Let’s look at dumbbell flyes.

Primary muscles targeted include the chest and shoulders. Dumbbell flyes also engage the upper back and biceps secondarily, as stabilizing muscles.

The rotator cuff and back of the shoulders are worked, as well as the serratus anterior, a muscle along the rib cage that helps to keep the shoulders in proper alignment.

Starting position

Lie on your back on a firm surface, such as a bench or the floor. If on the floor, bend the knees. If using a bench, keep your feet on the floor.

If your back arches when using a bench, you can place the feet on a slightly raised platform to help keep the spine in a neutral to flat position.

Lowering phase: Hold the dumbbells over your chest, arms up and hands facing each other, then slowly lower the arms until they are level with your shoulders or chest. The arm position used resembles the same as if giving a big hug, with just a slight bending of the elbow. Keep your feet firmly on the floor throughout the exercise.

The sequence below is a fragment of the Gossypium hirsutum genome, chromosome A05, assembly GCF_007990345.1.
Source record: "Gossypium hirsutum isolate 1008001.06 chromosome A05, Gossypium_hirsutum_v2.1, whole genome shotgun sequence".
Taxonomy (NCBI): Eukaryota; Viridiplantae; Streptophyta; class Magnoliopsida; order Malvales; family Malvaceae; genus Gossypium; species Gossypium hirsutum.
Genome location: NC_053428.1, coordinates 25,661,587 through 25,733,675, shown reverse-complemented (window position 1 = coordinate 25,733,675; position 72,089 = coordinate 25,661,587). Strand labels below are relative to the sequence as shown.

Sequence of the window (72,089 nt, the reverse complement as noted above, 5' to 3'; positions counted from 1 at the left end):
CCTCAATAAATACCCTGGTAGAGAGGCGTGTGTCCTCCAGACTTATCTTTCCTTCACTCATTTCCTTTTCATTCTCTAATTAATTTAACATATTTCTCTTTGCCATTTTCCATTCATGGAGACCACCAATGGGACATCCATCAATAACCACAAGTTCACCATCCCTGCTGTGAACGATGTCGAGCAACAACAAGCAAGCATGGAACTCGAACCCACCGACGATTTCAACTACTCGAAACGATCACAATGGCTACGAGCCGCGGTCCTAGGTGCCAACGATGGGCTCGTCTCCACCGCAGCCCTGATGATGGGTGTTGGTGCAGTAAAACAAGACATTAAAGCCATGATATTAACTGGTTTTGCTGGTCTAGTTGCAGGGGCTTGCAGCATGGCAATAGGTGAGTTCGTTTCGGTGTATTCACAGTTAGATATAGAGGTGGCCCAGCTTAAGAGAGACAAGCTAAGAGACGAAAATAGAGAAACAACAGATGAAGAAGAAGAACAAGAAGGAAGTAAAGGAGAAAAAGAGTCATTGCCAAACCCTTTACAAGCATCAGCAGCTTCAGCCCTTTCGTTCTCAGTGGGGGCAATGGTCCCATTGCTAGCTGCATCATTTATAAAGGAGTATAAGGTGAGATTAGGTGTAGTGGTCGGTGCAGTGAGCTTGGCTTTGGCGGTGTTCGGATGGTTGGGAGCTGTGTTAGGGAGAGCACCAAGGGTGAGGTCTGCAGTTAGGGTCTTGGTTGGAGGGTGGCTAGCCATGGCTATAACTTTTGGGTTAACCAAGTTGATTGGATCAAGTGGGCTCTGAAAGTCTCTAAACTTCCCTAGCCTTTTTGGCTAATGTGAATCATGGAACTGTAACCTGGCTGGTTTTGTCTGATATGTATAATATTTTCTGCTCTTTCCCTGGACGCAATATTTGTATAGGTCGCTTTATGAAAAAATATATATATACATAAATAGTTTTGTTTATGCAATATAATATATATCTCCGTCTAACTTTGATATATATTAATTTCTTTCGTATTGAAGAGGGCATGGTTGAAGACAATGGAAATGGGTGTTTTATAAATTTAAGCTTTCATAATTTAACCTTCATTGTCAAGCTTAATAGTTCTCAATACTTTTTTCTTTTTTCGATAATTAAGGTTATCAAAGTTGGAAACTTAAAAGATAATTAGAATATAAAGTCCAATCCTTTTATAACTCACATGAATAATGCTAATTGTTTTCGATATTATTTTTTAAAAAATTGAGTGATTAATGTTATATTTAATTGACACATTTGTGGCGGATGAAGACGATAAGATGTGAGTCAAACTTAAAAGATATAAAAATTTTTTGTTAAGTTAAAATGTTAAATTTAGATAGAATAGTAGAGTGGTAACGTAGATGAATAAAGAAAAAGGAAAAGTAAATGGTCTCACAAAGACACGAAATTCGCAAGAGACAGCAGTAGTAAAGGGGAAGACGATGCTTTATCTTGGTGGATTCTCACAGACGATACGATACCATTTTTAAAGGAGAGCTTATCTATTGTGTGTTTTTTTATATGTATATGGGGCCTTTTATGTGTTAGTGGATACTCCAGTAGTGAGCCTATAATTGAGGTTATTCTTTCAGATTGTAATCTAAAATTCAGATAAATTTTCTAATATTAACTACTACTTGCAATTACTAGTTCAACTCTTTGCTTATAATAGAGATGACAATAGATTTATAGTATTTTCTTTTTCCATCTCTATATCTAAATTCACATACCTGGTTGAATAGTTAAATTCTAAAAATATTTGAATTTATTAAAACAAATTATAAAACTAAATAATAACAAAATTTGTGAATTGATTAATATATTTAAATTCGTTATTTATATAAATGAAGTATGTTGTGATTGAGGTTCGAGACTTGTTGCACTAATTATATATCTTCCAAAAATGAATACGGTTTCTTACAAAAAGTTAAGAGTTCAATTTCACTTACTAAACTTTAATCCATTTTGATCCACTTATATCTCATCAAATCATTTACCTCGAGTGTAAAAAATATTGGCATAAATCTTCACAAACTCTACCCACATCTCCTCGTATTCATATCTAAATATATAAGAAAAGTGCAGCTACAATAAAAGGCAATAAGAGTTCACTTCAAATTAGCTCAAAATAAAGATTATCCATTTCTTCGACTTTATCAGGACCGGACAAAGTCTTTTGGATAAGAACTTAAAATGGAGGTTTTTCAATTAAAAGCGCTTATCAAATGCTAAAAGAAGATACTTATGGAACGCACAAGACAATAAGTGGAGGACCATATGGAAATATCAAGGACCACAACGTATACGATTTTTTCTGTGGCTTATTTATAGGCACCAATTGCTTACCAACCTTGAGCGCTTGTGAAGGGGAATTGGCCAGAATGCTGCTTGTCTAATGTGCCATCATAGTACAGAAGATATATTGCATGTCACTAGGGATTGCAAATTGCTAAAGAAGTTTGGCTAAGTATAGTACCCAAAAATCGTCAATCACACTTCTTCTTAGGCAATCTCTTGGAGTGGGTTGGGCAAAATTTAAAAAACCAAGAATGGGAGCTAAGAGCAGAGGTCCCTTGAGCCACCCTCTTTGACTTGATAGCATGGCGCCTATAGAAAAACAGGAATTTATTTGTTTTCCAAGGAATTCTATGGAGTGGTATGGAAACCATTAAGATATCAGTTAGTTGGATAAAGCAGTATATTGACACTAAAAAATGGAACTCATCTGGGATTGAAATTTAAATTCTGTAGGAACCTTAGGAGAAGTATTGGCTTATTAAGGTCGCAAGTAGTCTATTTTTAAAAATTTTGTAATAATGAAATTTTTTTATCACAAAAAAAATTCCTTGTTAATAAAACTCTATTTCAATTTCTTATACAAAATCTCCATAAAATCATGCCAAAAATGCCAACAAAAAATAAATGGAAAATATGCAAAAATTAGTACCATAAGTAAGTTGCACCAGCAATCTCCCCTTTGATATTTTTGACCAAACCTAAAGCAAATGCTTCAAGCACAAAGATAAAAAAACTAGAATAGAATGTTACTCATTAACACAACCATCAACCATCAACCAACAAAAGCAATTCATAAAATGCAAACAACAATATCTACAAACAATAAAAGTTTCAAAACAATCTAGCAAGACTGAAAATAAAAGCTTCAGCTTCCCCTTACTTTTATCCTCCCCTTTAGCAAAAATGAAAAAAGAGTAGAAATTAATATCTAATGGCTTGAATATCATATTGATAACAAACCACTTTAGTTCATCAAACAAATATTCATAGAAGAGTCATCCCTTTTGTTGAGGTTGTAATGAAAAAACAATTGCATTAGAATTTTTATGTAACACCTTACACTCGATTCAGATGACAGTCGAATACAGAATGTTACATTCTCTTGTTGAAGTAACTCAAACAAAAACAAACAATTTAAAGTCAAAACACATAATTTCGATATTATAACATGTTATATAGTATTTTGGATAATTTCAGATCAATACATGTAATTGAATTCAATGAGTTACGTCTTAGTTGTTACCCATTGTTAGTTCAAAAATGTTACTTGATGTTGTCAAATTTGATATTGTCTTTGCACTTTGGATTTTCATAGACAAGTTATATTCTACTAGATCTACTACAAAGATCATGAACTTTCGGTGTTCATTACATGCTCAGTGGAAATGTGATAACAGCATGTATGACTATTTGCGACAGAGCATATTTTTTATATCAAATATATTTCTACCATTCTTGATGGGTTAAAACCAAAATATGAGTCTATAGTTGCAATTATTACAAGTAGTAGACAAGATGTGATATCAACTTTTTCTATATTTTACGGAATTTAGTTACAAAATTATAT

Lifting phase: Slowly bring the arms back up into the starting position, keeping the same slight bend at the elbow, with wrists in a neutral position.

When performing flyes, do not lock out the arms. Instead, leave a slight bend at the elbow.

Keep your back in its normal neutral position and your arms slightly beneath the shoulder joint.

Ensure that you don’t hunch your shoulders while performing the exercise. Instead, pull the shoulder blades slightly down and back so that they make firm contact with the floor or bench.

Most dumbbell flyes are performed on a flat bench or floor, but they also can be performed on an incline surface. Using an incline bench stresses the upper chest and front of the shoulders to a greater degree, so to be safe, lighter weights should be used. You also can do dumbbell flyes using cables or resistance bands, or while lying on a stability ball, which helps work on balance and engages the abdominals.

— Gilliam is a personal trainer and fitness consultant.